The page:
“Since 2016, NYRR has been honored to partner with The Trust for Public Land to help fund the design and construction of playgrounds at schools across New York City’s five boroughs,” said Kerin Hempel, CEO of NYRR. “With a common goal of promising a better tomorrow for New Yorkers, we are proud to have played a role in helping renovate the schoolyard at PS 2M, creating an oasis in Manhattan’s Chinatown community while also helping and inspiring the community to remain active.” 

PS 2M serves a diverse population in Manhattan, with 66% of residents identifying as Asian, and 16% as Hispanic.  A majority of families in the community, 53%, fall below the Federal Poverty Level and nearly all students of 2M, 90.6%, fall under the economic need index with 21.9% living in temporary housing. 

"Public space is one of the most important resources our city has to offer, and our outdoor playgrounds are an important part of that," said Manhattan Borough President Gale A. Brewer. "I'm so thrilled to be able to support and welcome a newly-renovated accessible schoolyard that serves thousands of Chinatown residents while also bolstering our city's green infrastructure." 

“The newly renovated schoolyard at PS 2M is a wonderful improvement in our community -- a field of dreams for students at the Meyer London School and for residents of the neighborhood,” said State Senator Brian Kavanagh. “It’s also exemplary of our efforts to rethink the ways we build to address the growing need for resilience in the face of climate change and severe weather. I commend Carter Strickland and the Trust for Public Land, the Mayor’s Office of Climate Resiliency and the City Department of Environmental Protection, Borough President Gale Brewer and Councilmember Margaret Chin, New York Road Runners, the U.S. Department of Housing and Urban Development, the teachers, students and community residents who provided input, and all those involved with the creation of this fantastic space.”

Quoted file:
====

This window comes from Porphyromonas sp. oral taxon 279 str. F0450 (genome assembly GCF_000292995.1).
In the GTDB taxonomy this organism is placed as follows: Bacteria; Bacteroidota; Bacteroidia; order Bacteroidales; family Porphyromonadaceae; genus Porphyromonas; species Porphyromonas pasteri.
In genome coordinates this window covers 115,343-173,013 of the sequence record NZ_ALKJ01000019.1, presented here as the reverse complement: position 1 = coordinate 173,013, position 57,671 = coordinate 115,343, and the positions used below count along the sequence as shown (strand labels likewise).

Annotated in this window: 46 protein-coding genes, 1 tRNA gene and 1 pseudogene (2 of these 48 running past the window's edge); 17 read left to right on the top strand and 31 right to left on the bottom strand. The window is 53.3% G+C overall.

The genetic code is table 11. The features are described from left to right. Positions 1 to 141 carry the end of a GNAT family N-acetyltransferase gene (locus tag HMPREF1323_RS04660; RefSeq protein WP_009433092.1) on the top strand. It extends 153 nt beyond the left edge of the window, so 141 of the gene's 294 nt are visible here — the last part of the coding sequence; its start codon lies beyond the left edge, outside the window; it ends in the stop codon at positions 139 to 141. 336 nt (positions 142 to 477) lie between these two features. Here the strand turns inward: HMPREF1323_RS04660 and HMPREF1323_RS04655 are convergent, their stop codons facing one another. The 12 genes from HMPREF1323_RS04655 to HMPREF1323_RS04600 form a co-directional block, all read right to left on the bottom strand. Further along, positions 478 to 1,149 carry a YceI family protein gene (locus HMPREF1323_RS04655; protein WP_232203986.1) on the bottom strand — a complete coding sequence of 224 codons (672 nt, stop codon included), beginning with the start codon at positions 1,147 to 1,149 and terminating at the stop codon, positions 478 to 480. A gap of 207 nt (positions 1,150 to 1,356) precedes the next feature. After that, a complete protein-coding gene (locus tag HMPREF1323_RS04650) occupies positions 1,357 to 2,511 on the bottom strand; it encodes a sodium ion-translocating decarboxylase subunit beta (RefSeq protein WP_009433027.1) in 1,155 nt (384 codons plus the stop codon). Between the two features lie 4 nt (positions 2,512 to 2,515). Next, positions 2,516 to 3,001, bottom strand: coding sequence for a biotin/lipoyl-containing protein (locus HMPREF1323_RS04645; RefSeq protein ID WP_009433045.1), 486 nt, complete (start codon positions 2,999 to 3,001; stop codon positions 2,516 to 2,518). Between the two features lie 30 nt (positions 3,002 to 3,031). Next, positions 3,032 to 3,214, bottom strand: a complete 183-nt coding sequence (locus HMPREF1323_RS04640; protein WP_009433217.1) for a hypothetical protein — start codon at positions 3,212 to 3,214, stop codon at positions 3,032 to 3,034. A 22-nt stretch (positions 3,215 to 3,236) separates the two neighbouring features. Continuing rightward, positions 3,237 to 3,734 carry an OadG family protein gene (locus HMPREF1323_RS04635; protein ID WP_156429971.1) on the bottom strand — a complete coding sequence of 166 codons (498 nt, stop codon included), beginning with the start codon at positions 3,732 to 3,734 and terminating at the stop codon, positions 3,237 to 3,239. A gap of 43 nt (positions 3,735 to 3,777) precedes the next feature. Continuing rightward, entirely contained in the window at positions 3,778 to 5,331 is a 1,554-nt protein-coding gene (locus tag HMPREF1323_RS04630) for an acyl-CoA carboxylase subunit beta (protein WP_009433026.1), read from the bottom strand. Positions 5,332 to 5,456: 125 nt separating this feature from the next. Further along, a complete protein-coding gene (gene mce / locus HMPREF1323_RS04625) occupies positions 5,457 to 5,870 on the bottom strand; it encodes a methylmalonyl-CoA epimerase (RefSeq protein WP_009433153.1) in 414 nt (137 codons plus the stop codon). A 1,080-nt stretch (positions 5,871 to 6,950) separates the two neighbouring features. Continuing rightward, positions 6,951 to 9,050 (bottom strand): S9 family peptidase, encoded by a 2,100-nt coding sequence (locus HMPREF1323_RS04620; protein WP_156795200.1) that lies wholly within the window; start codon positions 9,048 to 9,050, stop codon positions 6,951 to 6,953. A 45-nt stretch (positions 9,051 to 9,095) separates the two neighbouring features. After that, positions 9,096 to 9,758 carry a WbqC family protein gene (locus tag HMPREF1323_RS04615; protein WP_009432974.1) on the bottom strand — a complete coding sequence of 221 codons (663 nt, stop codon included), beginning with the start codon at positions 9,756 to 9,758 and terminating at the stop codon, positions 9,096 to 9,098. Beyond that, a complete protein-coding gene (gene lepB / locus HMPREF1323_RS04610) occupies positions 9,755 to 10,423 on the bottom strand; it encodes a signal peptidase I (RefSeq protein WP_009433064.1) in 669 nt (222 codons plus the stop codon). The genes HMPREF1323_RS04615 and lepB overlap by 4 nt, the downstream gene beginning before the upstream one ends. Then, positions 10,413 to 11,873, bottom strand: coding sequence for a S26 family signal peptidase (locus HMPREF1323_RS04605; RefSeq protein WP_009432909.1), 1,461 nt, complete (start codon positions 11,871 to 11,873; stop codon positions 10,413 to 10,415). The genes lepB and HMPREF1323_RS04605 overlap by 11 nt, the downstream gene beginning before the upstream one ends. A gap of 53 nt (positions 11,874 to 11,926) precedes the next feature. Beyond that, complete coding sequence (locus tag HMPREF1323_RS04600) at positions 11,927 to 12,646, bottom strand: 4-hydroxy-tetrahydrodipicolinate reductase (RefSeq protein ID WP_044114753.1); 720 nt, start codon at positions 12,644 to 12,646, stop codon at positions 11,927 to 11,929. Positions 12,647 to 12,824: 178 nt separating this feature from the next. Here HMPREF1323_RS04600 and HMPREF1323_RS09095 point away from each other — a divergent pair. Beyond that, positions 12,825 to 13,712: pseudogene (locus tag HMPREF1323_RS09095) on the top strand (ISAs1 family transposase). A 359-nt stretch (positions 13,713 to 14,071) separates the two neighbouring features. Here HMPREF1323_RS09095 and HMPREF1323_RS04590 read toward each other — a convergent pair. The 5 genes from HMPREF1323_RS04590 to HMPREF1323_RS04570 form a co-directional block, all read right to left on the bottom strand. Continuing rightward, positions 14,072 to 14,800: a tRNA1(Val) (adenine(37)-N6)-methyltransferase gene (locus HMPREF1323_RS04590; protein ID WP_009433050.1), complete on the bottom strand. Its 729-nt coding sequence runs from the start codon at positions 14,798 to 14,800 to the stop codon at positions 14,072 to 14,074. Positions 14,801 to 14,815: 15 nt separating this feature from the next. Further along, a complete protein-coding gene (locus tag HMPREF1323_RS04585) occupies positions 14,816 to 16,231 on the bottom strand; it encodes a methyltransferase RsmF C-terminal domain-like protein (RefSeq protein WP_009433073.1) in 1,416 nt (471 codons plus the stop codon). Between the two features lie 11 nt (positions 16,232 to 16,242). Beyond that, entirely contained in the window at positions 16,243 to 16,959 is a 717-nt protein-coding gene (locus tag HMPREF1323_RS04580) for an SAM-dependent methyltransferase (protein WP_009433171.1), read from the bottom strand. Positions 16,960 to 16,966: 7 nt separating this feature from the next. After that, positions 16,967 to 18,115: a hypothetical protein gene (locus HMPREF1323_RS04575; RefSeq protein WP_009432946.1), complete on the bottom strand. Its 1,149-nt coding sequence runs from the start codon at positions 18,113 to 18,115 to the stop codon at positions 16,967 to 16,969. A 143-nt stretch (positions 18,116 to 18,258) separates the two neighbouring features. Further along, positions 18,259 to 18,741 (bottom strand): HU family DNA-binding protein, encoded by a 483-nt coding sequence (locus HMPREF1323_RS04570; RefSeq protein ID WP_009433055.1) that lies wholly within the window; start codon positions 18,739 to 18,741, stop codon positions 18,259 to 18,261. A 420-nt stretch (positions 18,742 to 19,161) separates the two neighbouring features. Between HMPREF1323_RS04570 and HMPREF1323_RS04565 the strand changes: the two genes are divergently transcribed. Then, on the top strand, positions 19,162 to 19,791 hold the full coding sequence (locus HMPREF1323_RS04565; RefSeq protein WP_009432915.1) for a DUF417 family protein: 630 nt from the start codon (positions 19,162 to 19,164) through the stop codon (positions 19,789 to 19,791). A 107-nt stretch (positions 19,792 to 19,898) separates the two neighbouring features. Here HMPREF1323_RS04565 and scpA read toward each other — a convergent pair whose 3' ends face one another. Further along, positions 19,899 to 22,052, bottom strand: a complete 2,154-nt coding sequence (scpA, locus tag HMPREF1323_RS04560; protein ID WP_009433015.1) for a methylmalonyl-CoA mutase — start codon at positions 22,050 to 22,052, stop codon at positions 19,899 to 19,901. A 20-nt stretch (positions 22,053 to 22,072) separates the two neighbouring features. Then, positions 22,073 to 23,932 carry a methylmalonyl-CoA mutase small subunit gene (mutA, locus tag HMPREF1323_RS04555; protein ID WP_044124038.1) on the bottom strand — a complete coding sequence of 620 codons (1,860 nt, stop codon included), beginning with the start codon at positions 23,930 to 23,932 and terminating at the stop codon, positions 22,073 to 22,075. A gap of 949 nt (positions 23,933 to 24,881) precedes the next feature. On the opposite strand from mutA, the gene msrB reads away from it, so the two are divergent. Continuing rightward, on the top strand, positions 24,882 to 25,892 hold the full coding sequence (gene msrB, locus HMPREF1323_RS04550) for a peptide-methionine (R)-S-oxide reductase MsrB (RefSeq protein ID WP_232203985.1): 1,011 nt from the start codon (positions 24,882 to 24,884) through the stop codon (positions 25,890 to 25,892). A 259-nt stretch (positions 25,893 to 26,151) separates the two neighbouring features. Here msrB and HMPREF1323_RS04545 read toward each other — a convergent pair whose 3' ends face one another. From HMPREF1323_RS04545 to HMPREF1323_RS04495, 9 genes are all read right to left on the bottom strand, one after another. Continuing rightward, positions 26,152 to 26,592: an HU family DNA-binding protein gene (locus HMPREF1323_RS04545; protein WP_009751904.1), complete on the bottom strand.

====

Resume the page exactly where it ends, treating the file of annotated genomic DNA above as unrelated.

For nearly 25 years, The Trust for Public Land has guided thousands of students and parents to make the most of their schoolyards, putting 214 community schoolyards where they are needed most.  Under The Trust for Public Land’s NYC Park Equity Plan, TPL is planning to build 100 more in neighborhoods that have crowded parks; our data shows that communities of color have 33% less park space per capita in NYC. 

Nationwide, the Trust for Public Land has transformed more than 300 underused schoolyards into nature-rich parks designed to address inequities in education, health, and climate impacts. Every one of our community schoolyard transformations includes agreements between a school district and other local agencies to allow the community to use the space when school is closed. According to new research from The Trust for Public Land, open access to all public schoolyards across the country during non-school hours would put a park within a 10-minute walk of more than 19.6 million people, including 5.2 million children, who currently lack access.